More beautifully stark stories from Americana’s current finest wordsmith
I was first introduced to Sam Baker’s music five years ago by my only friend who likes Leonard Cohen and I will always be in that man’s debt.
Baker once survived a terrorist bomb blast on a train in South America and his survival and recovery has had a profound effect on his songwriting; which could be described as bleak and occasionally miserable; but if, like me you ‘get’ Leonard Cohen you are in for a rare, fond treat with this; his latest album.
The album opens with the delightful intertwining of a guitar and exquisite piano on the title track; Say Grace; which goes onto to tell the tale of a woman looking back on her life as she peers into the dressing table mirror and remembers a pretty girl who leaves home, gets a job with a boss who’s a creep, then falls in love with a boy; whom she runs away with; but it doesn’t last and before she knows it she has grey hair, memories and she falls asleep with the TV on.
The intimate detail that Baker squeezes into five minutes should put many more successful songwriters to shame.
His songs are all stories and often kitchen sink dramas about the people he’s met over the years; the people who most people don’t see; but the ones with the most interesting stories.
Just like Randy Newman or Tom Waits; few of Baker’s songs have melodies or choruses; and he has a voice that only a Mother could love; but when he can write and perform a song as subtle and personal as Road Crew you could forgive him anything.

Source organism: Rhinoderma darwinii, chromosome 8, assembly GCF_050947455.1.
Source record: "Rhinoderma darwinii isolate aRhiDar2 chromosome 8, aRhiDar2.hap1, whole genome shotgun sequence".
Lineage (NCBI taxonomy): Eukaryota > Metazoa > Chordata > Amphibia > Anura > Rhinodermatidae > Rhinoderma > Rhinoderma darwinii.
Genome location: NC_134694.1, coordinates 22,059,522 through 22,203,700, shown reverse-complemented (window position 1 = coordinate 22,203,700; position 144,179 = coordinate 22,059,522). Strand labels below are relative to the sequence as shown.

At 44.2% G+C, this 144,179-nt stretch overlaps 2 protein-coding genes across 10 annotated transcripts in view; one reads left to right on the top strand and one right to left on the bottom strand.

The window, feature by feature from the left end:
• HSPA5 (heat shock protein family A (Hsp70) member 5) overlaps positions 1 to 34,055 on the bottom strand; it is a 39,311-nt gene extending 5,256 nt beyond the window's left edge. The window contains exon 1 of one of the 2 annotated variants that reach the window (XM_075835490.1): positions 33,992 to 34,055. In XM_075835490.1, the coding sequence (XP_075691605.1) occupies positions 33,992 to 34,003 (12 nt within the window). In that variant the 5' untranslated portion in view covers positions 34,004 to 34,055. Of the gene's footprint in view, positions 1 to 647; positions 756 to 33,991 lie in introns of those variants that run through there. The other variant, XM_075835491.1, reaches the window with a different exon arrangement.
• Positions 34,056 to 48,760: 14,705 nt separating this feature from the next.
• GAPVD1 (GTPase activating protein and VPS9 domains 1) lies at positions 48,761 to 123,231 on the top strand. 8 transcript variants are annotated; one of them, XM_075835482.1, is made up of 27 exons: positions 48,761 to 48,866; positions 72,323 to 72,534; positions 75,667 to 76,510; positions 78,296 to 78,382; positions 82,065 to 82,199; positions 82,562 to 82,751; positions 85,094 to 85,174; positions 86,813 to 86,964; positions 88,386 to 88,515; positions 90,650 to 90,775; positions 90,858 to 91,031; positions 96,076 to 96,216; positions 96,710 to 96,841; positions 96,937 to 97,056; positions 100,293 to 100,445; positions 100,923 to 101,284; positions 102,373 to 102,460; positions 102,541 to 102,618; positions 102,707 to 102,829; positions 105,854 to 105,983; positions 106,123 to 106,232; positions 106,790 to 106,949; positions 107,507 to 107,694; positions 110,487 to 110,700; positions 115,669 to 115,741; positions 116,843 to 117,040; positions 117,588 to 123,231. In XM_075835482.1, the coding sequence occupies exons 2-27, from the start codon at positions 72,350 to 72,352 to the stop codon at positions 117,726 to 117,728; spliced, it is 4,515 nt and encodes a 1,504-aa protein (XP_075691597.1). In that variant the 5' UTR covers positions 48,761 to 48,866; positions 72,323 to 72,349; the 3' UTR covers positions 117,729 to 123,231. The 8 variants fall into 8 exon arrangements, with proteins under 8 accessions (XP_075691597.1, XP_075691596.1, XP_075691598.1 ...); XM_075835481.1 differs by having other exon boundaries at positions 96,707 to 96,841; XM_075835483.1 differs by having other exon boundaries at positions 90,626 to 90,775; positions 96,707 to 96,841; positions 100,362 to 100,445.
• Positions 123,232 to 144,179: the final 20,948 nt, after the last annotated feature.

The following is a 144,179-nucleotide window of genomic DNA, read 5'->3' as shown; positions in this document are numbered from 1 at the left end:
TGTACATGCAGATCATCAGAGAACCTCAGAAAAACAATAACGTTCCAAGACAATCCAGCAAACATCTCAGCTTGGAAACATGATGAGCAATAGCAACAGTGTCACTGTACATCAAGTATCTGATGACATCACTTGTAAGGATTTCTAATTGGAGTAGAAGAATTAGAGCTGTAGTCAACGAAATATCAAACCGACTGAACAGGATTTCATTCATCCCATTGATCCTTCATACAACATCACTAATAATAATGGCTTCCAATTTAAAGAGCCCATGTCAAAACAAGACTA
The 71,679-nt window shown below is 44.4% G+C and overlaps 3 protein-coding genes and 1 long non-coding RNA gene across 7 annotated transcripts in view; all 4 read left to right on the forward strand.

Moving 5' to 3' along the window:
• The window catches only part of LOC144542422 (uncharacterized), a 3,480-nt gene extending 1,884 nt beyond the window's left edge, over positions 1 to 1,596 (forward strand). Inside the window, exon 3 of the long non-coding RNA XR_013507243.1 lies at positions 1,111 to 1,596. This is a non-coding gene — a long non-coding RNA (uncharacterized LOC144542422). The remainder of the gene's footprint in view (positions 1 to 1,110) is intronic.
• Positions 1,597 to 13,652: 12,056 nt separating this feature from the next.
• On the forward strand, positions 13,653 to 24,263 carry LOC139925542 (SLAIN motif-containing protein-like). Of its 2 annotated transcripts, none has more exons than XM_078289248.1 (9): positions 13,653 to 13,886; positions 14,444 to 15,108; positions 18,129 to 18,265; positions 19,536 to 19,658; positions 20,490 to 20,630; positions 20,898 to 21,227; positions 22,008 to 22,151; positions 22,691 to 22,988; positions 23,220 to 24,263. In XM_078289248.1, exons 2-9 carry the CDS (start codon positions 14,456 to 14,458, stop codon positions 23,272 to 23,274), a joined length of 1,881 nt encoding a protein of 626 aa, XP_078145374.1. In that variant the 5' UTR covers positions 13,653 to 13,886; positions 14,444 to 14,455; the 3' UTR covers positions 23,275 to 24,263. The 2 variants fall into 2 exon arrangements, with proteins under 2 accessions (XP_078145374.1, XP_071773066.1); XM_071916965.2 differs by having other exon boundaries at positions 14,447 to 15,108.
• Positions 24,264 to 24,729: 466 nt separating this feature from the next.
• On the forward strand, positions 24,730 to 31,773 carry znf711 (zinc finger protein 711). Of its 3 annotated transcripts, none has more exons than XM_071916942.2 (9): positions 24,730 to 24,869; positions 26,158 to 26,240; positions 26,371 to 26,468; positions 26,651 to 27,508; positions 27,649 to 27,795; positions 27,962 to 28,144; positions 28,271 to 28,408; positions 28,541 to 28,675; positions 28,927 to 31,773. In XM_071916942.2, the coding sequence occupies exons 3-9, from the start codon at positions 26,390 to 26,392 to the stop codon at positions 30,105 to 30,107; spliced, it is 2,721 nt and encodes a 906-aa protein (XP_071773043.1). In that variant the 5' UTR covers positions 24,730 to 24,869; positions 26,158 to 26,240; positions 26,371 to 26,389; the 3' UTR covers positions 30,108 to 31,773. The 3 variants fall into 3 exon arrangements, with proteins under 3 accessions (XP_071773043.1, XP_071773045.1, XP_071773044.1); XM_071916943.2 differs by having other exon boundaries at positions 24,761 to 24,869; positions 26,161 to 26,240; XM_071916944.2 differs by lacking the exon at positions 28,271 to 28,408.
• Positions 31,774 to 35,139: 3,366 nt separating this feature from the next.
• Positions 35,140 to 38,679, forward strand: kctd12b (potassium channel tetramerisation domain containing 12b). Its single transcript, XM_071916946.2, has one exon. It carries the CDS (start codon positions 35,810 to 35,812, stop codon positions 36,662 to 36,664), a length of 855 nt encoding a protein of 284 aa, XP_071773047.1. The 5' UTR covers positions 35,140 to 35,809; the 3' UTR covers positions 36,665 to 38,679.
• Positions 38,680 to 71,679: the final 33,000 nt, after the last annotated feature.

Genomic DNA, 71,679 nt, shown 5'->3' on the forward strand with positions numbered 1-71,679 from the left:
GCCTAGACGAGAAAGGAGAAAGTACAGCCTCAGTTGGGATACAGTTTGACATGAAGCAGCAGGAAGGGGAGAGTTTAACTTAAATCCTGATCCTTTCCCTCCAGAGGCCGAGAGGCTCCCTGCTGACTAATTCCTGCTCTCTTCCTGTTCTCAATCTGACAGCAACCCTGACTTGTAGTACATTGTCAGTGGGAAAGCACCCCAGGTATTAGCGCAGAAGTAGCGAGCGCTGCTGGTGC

On White Heat Sam takes a different route as he re-tells the end of Jimmy Cagney film of the same name and somehow manages to make it even more exciting than I remembered and when Carrie Elkin joins him to take the role of Cagney’s Mother there won’t be a dry eye in the house.
I first heard a version of Isn’t Love Great when Baker toured last year and what was a peculiarly odd song has developed, with the edition of trumpets and a well crafted arrangement, into a wonderful love song about two outcasts from what we deem ‘society’ but who would begrudge them ‘love’? Certainly not me.
By Sam Baker’s standards Button by Button is quite a jolly little tune and; again the detail that he includes can only be compared to Hemingway as two embarrassed lovers prepare to make love for the first time; leaving the listener feeling like a voyeur; but unable to tear ourselves away.
Without ever banging drums for attention; Politics are never too far away from a Sam Baker record and on SAY GRACE we get the heartbreaking, accordion led Migrants; about 14 poor souls who get lost in the dessert as they seek a new life; and the humorous Ditch about a man who scratches a living for a his family and ‘crazy ass wife’ who ‘God Bless her/for what it’s worth/thinks she and Taylor Swift were separated at birth’ – if you want a single taste of Sam Baker’s work; find this song and tell me he’s not a genius!
The album ends with a very short song, Go In Peace; which borders on an end of evening prayer and concludes one of the finest albums of 2013.
Released UK August 19th